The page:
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Inflammatory Bowel Disease (IBD) (cont.)

What about Surgery for Inflammatory Bowel Disease (IBD)?

Surgical treatment in persons with inflammatory bowel disease varies, depending upon the disease. Ulcerative colitis is a surgically curable disease because the disease is limited to the colon. However, surgical resection is not curative in persons with Crohn's disease. On the contrary, excessive surgical intervention in persons with Crohn's disease can lead to more problems. Situations arise in Crohn's disease in which surgery without resection can be used. This is done to halt function of the colon in order to possibly allow for healing of the disease away from the site where surgery is done.

Ulcerative Colitis

  • In about 25% to 30% of persons with ulcerative colitis, medical treatment is not completely successful. In such persons and in persons with dysplasia (changes in the cells that are considered a precursor to cancer), surgery may be considered. Unlike Crohn's disease, which can recur after surgery, ulcerative colitis is cured after colectomy (surgical removal of the colon).
  • The surgical options for persons with ulcerative colitis depend on a number of factors: the extent of the disease, the person's age, and overall health. The first option involves the removal of the entire colon and rectum (proctocolectomy) with the creation of an opening on the abdomen through which feces is emptied into a pouch (ileostomy). This pouch is attached to the skin with an adhesive.
  • The other most commonly used option is a technically demanding surgery and is generally a multistage procedure. The surgeon removes the colon, creates an internal ileal pouch from the small intestine, attaches it to the anal sphincter muscle (ileoanal anastomosis), and creates a temporary ileostomy. After the ileoanal anastomosis heals, the ileostomy is closed and the passage of the feces through the anus is reestablished.

Crohn's Disease

  • Even though surgery is not curative in persons with Crohn's disease, approximately 75% of persons will require surgery at some point of time (especially for complications). The most simple surgery for Crohn's disease is the segmental resection, in which a segment of intestine with active disease or a stricture (narrowing) is removed and the remaining bowel is re-anastomosed (two ends of healthy bowel are joined together).
  • In persons with a very short stricture, instead of removal of that part of the intestine, a bowel-sparing stricturoplasty (repair) can be performed.
  • Ileorectal or ileocolonic anastomosis is an option is some persons who have lower small intestine or upper colon disease.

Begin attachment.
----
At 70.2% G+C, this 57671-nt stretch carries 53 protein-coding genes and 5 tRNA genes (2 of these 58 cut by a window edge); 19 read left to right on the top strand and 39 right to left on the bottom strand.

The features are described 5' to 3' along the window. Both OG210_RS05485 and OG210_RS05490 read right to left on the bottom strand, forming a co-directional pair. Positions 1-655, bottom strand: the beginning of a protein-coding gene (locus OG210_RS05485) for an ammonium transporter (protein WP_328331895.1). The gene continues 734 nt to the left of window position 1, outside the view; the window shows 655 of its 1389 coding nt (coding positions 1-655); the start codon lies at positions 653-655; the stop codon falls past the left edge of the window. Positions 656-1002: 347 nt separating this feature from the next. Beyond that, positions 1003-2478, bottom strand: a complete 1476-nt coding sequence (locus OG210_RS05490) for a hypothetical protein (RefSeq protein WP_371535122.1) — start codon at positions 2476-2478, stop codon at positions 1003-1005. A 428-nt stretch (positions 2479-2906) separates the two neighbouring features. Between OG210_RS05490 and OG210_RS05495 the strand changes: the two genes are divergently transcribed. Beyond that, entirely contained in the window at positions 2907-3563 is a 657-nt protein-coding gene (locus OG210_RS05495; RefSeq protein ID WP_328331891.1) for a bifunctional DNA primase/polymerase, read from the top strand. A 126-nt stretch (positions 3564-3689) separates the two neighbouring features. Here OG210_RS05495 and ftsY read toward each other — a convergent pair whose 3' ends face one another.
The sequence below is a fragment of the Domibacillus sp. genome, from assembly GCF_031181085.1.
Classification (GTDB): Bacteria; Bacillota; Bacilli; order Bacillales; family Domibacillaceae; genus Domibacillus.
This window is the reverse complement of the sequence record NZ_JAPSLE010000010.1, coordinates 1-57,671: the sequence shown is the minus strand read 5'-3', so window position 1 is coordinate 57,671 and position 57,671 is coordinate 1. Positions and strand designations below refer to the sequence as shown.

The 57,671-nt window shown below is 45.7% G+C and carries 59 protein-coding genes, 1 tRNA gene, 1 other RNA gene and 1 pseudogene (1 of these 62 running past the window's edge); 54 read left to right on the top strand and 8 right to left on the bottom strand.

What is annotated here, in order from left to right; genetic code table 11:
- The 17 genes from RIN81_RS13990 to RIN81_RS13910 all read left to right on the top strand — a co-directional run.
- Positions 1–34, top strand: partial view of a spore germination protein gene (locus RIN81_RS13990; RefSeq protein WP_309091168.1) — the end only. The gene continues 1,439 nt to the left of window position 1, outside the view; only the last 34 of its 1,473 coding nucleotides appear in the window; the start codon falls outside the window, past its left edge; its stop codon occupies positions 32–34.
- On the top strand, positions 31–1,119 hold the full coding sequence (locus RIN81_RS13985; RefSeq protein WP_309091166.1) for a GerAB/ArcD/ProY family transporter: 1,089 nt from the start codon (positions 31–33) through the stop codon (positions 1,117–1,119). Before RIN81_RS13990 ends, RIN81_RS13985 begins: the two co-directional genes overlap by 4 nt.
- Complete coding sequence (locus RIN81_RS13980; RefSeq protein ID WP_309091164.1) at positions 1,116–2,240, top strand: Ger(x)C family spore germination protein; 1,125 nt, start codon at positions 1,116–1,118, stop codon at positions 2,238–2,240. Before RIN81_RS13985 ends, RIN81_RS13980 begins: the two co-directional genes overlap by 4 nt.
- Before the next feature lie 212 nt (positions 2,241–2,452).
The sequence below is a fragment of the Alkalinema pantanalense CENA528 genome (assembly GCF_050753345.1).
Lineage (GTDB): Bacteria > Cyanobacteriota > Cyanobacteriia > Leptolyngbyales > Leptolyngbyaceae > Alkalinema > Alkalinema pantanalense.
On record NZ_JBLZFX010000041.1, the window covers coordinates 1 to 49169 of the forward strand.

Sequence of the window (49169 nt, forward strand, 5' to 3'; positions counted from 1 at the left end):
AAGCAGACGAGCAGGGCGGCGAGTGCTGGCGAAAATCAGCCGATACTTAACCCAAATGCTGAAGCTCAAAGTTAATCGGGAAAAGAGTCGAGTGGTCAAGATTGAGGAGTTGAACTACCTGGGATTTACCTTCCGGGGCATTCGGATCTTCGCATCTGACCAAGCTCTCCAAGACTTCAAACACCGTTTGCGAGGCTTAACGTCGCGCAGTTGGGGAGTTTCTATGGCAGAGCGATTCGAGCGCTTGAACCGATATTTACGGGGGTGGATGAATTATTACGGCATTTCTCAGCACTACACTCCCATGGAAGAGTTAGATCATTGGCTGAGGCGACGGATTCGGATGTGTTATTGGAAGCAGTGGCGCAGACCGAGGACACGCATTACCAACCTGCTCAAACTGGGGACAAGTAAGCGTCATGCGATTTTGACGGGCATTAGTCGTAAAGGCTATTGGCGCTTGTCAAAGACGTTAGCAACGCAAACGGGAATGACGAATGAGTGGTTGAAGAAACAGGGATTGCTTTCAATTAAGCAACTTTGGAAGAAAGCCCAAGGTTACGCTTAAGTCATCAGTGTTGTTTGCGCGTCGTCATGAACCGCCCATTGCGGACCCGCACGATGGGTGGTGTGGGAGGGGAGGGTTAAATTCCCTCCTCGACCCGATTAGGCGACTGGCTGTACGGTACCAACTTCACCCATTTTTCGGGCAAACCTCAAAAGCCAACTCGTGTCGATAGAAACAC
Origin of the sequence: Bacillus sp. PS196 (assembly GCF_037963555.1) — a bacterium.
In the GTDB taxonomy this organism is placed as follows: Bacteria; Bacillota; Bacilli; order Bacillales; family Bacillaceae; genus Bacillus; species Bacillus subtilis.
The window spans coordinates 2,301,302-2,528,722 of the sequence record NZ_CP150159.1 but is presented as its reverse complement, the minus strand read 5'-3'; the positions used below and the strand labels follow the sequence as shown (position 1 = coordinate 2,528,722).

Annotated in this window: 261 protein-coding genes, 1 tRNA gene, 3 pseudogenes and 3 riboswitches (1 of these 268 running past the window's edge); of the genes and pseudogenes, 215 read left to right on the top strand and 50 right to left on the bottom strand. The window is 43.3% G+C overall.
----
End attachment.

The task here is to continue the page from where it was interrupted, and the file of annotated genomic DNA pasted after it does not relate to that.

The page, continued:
• In persons with severe perianal fistulae, diverting ileostomy/colostomy is a surgical option. In this procedure, the function of the distal colon and the rectum is halted to allow healing, and then the ileostomy/colostomy is reversed.

What Are the Other Complications of Inflammatory Bowel Disease (IBD)?

  • Persons with inflammatory bowel disease are prone to the development of malignancy (cancer). In Crohn's disease, there is a higher rate of small intestinal malignancy. Persons with involvement of the whole colon, particularly ulcerative colitis, are at a higher risk of developing colonic malignancy after 8 to 10 years of the onset of the disease. For cancer prevention, surveillance colonoscopy every 1 to 2 years after 8 years of disease is recommended.
  • Use of corticosteroids may lead to debilitating illness, particularly after long-term use. You should consider trying more aggressive therapies rather than remaining on corticosteroids because of the potential for side effects with these drugs.
  • Patients taking steroids should undergo a yearly ophthalmologic examination because of the risk of development of cataracts.
  • Persons with IBD may have a reduction in bone density, either from decreased calcium absorption (because of the underlying disease process) or because of corticosteroid use. Crippling osteoporosis can be a very serious complication. If you have significantly low bone density, you will be administered bisphosphonates and calcium supplements.

Can Inflammatory Bowel Disease (IBD) Be Prevented?

  • No known dietary or lifestyle change prevents the development of inflammatory bowel disease.
  • Dietary manipulation may help symptoms in persons with ulcerative colitis, and it actually may help reduce inflammation in Crohn's disease. However, there is no evidence that consuming or avoiding any particular food item causes or avoids flare-ups of IBD.
  • Smoking cessation is the only lifestyle change that may benefit persons with Crohn's disease. Smoking has been linked to an increase in the number and severity of flare-ups of Crohn's disease. Quitting smoking occasionally is sufficient to make a person with refractory (not responding to treatment) Crohn's disease go into remission.
Medically Reviewed by a Doctor on 1/6/2017

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